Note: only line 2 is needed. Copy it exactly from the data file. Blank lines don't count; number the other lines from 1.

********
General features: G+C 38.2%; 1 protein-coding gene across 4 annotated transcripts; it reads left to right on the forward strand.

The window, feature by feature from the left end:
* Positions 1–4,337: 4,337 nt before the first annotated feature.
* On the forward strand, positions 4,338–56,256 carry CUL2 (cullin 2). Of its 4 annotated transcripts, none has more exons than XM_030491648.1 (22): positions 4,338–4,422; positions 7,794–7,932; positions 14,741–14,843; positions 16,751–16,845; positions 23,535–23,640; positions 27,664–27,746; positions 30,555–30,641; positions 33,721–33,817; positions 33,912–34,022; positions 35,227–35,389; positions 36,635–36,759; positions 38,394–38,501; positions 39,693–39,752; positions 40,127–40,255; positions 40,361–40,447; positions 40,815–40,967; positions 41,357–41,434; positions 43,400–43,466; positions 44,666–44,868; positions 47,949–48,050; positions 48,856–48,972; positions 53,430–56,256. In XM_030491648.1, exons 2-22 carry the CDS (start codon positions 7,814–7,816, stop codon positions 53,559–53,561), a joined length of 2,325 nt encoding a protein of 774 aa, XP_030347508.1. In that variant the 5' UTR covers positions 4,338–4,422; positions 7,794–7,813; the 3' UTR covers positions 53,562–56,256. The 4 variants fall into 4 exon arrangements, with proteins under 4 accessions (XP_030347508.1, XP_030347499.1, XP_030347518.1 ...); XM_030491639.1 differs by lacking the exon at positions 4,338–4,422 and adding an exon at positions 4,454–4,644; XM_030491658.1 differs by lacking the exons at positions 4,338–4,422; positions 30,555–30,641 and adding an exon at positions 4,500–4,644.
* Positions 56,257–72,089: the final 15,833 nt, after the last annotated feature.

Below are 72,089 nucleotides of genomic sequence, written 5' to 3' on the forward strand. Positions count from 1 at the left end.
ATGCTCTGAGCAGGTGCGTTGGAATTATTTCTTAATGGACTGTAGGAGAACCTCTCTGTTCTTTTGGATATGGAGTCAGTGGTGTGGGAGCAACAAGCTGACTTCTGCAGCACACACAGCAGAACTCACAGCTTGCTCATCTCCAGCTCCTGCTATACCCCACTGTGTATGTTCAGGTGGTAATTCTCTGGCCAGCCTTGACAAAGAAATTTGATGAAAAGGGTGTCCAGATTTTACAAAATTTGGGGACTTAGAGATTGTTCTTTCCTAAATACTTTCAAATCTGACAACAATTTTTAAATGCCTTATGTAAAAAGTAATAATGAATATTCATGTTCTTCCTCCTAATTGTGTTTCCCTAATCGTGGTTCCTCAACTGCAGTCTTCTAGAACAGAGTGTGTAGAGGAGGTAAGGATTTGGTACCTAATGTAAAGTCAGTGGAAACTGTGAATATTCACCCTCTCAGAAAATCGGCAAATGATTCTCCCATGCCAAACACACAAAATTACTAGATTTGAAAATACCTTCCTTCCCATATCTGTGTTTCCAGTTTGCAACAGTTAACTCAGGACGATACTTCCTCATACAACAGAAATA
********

The window, feature by feature from the left end: